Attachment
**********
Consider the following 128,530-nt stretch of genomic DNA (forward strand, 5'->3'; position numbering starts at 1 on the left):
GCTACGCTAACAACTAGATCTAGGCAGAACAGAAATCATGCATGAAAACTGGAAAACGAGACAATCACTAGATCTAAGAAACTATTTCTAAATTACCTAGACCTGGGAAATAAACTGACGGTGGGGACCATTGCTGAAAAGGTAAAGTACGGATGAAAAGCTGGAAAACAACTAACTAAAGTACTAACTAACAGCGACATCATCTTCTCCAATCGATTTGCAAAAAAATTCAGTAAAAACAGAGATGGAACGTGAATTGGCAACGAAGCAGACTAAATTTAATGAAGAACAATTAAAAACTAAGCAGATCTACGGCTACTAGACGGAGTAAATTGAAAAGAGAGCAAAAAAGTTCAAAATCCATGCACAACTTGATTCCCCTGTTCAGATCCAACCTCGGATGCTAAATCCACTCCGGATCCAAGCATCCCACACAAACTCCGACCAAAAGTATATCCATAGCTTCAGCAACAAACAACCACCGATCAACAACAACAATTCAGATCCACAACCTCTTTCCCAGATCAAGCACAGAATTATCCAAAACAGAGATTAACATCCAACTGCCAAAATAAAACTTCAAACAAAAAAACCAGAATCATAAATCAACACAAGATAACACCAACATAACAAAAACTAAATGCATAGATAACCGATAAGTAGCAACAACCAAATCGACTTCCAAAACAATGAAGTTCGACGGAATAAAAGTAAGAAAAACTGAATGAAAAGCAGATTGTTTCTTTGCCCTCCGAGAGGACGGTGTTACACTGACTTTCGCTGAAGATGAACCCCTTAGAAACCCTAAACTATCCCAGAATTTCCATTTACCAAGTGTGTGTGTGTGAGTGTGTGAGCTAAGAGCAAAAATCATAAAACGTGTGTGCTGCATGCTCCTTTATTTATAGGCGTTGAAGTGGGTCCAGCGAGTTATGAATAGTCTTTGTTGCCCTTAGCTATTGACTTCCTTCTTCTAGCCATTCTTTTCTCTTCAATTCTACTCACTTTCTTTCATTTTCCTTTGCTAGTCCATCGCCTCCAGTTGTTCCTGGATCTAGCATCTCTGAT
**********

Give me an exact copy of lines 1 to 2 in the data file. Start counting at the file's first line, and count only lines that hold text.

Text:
Consider the following 128,530-nt stretch of genomic DNA (forward strand, 5'->3'; position numbering starts at 1 on the left):
GCTACGCTAACAACTAGATCTAGGCAGAACAGAAATCATGCATGAAAACTGGAAAACGAGACAATCACTAGATCTAAGAAACTATTTCTAAATTACCTAGACCTGGGAAATAAACTGACGGTGGGGACCATTGCTGAAAAGGTAAAGTACGGATGAAAAGCTGGAAAACAACTAACTAAAGTACTAACTAACAGCGACATCATCTTCTCCAATCGATTTGCAAAAAAATTCAGTAAAAACAGAGATGGAACGTGAATTGGCAACGAAGCAGACTAAATTTAATGAAGAACAATTAAAAACTAAGCAGATCTACGGCTACTAGACGGAGTAAATTGAAAAGAGAGCAAAAAAGTTCAAAATCCATGCACAACTTGATTCCCCTGTTCAGATCCAACCTCGGATGCTAAATCCACTCCGGATCCAAGCATCCCACACAAACTCCGACCAAAAGTATATCCATAGCTTCAGCAACAAACAACCACCGATCAACAACAACAATTCAGATCCACAACCTCTTTCCCAGATCAAGCACAGAATTATCCAAAACAGAGATTAACATCCAACTGCCAAAATAAAACTTCAAACAAAAAAACCAGAATCATAAATCAACACAAGATAACACCAACATAACAAAAACTAAATGCATAGATAACCGATAAGTAGCAACAACCAAATCGACTTCCAAAACAATGAAGTTCGACGGAATAAAAGTAAGAAAAACTGAATGAAAAGCAGATTGTTTCTTTGCCCTCCGAGAGGACGGTGTTACACTGACTTTCGCTGAAGATGAACCCCTTAGAAACCCTAAACTATCCCAGAATTTCCATTTACCAAGTGTGTGTGTGTGAGTGTGTGAGCTAAGAGCAAAAATCATAAAACGTGTGTGCTGCATGCTCCTTTATTTATAGGCGTTGAAGTGGGTCCAGCGAGTTATGAATAGTCTTTGTTGCCCTTAGCTATTGACTTCCTTCTTCTAGCCATTCTTTTCTCTTCAATTCTACTCACTTTCTTTCATTTTCCTTTGCTAGTCCATCGCCTCCAGTTGTTCCTGGATCTAGCATCTCTGAT